"Putting a stage musical on the screen represents challenges...On the stage, the turf that the kids fight over were stylized sets. There was no way I could realistically open the film without opening it in the real New York streets.
You can get away with sets at sunset or night, but when the sun is pouring down, you need the real thing. I felt that if I could do all day shooting in New York, from then on we would be more successful in doing it back in Hollywood in sets at the studio or in Downtown Los Angeles. All the night street scenes were shot in Downtown L.A.; you can't tell the difference because you light just what you want to be seen. I had a hard sell with the Mirisch Company, but we were allowed to do it in New York locations. Jerry said to me, "I agree with you completely about the need to open it in New York, but you gave me the biggest challenge to take my most stylized dancing and put it against the most real background that we have in the whole picture.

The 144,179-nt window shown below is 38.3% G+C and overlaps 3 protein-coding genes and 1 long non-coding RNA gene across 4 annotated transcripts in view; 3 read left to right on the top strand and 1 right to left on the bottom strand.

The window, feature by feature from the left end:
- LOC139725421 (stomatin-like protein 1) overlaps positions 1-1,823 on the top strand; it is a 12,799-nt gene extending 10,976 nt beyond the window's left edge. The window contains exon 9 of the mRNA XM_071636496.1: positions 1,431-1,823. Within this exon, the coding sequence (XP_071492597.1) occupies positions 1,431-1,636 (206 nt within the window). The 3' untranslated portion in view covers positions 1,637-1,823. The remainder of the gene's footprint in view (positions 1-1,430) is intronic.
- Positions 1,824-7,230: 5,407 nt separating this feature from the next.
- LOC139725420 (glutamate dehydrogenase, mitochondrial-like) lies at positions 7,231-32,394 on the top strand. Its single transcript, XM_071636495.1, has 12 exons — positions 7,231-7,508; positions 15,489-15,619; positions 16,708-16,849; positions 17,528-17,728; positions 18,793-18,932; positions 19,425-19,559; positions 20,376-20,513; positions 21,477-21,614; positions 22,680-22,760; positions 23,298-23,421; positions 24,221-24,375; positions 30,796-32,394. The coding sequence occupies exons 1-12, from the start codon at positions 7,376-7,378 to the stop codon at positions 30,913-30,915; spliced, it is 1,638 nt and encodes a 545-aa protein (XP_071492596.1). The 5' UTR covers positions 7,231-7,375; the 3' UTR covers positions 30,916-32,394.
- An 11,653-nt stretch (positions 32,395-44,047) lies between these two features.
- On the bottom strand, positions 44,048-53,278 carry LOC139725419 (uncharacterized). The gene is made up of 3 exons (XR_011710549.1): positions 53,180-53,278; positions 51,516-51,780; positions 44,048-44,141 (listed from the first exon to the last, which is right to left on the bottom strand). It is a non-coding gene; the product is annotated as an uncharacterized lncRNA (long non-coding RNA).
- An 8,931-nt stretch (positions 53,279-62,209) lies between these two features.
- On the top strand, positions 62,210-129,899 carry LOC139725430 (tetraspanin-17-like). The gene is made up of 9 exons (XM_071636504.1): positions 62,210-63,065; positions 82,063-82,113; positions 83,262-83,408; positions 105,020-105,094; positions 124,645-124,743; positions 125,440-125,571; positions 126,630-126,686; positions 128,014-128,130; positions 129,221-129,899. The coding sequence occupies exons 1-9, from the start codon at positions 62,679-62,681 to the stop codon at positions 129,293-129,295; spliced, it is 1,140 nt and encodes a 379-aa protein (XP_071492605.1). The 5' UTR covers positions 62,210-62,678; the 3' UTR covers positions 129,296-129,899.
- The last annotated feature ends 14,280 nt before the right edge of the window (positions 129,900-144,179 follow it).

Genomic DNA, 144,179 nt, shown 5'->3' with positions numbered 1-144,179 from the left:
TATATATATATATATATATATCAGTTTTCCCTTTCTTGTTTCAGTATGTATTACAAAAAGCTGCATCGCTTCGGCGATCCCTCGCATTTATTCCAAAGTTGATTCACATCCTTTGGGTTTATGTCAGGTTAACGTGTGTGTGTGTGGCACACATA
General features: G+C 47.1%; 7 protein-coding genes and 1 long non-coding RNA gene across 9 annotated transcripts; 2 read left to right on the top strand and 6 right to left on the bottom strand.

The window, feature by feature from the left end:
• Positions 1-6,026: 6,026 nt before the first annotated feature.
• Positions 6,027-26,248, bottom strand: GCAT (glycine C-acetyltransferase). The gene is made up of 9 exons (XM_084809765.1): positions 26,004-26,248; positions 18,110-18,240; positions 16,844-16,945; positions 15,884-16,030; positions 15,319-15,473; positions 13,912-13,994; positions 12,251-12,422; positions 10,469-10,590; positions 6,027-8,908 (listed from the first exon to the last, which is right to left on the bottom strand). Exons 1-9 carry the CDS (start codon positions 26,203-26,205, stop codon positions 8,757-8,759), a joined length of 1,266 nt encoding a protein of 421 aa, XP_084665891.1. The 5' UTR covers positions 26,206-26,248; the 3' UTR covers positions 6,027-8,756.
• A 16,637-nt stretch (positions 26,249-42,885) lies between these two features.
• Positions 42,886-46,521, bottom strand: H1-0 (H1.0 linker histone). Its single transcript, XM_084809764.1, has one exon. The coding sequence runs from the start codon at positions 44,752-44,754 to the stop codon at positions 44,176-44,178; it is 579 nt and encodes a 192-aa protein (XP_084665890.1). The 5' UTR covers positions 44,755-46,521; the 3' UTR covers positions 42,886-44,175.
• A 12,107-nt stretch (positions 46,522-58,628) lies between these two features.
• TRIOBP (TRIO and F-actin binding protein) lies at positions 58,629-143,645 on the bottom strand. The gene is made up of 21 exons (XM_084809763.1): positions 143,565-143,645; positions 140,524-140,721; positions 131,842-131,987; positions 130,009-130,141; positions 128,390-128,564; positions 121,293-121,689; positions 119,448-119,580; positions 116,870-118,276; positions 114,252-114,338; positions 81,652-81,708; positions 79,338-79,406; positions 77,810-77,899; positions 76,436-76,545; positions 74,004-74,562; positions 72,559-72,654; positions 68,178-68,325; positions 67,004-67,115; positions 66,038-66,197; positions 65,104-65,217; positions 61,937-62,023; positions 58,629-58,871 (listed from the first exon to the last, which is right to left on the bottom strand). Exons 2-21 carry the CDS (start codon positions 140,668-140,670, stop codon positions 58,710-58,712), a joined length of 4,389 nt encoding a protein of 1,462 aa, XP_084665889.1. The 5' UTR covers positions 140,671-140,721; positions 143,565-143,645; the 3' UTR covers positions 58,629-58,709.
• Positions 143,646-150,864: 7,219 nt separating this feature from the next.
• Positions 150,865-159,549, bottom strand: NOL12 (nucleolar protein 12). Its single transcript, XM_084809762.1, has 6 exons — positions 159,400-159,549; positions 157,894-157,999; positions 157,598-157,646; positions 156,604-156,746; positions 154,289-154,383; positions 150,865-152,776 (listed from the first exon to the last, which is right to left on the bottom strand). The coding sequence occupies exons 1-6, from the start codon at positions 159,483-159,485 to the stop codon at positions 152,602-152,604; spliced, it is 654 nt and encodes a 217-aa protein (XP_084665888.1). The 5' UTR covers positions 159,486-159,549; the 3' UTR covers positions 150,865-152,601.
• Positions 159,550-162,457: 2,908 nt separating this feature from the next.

The aerial opening was also my concept. I know that I had to deliver New York and I didn't want that same shot across the river, the bridge, and the skyline that had been shot to death. I had to find some new way... I said to myself "I wonder what the canyons of New York look like straight down. What I wanted to do was to show a New York that people hadn't seen, a different look of the city, almost an abstract one. I wanted to put the audience in a frame of mind to accept the kids dancing in the streets without that twinge of embarrassment."